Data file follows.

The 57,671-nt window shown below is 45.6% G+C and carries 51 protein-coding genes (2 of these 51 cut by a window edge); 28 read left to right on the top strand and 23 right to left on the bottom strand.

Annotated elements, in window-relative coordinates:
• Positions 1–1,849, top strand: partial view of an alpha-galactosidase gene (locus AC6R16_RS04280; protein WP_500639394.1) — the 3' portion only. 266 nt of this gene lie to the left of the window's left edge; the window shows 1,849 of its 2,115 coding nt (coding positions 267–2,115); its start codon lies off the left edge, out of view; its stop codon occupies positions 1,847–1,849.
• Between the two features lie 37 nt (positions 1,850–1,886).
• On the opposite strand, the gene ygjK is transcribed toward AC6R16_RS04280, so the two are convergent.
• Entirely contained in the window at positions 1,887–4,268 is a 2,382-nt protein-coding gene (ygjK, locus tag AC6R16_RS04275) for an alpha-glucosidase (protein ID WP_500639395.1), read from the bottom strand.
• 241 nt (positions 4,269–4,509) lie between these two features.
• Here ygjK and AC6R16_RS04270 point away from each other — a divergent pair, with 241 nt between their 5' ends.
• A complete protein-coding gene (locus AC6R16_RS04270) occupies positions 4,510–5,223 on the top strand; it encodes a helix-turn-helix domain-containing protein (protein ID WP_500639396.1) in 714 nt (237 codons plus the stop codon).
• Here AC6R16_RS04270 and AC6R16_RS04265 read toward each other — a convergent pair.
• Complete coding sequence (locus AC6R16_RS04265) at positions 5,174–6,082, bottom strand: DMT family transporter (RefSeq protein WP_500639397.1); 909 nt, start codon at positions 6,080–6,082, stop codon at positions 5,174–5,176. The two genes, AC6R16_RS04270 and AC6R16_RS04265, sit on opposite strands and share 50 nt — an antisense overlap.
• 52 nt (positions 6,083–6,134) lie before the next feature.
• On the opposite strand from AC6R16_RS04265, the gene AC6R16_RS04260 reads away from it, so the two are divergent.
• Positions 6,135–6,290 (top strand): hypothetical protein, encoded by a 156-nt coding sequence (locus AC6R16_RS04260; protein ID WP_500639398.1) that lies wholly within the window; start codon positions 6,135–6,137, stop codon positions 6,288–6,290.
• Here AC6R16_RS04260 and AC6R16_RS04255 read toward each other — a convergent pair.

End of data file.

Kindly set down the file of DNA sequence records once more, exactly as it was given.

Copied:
The 57,671-nt window shown below is 45.6% G+C and carries 51 protein-coding genes (2 of these 51 cut by a window edge); 28 read left to right on the top strand and 23 right to left on the bottom strand.

Annotated elements, in window-relative coordinates:
• Positions 1–1,849, top strand: partial view of an alpha-galactosidase gene (locus AC6R16_RS04280; protein WP_500639394.1) — the 3' portion only. 266 nt of this gene lie to the left of the window's left edge; the window shows 1,849 of its 2,115 coding nt (coding positions 267–2,115); its start codon lies off the left edge, out of view; its stop codon occupies positions 1,847–1,849.
• Between the two features lie 37 nt (positions 1,850–1,886).
• On the opposite strand, the gene ygjK is transcribed toward AC6R16_RS04280, so the two are convergent.
• Entirely contained in the window at positions 1,887–4,268 is a 2,382-nt protein-coding gene (ygjK, locus tag AC6R16_RS04275) for an alpha-glucosidase (protein ID WP_500639395.1), read from the bottom strand.
• 241 nt (positions 4,269–4,509) lie between these two features.
• Here ygjK and AC6R16_RS04270 point away from each other — a divergent pair, with 241 nt between their 5' ends.
• A complete protein-coding gene (locus AC6R16_RS04270) occupies positions 4,510–5,223 on the top strand; it encodes a helix-turn-helix domain-containing protein (protein ID WP_500639396.1) in 714 nt (237 codons plus the stop codon).
• Here AC6R16_RS04270 and AC6R16_RS04265 read toward each other — a convergent pair.
• Complete coding sequence (locus AC6R16_RS04265) at positions 5,174–6,082, bottom strand: DMT family transporter (RefSeq protein WP_500639397.1); 909 nt, start codon at positions 6,080–6,082, stop codon at positions 5,174–5,176. The two genes, AC6R16_RS04270 and AC6R16_RS04265, sit on opposite strands and share 50 nt — an antisense overlap.
• 52 nt (positions 6,083–6,134) lie before the next feature.
• On the opposite strand from AC6R16_RS04265, the gene AC6R16_RS04260 reads away from it, so the two are divergent.
• Positions 6,135–6,290 (top strand): hypothetical protein, encoded by a 156-nt coding sequence (locus AC6R16_RS04260; protein ID WP_500639398.1) that lies wholly within the window; start codon positions 6,135–6,137, stop codon positions 6,288–6,290.
• Here AC6R16_RS04260 and AC6R16_RS04255 read toward each other — a convergent pair.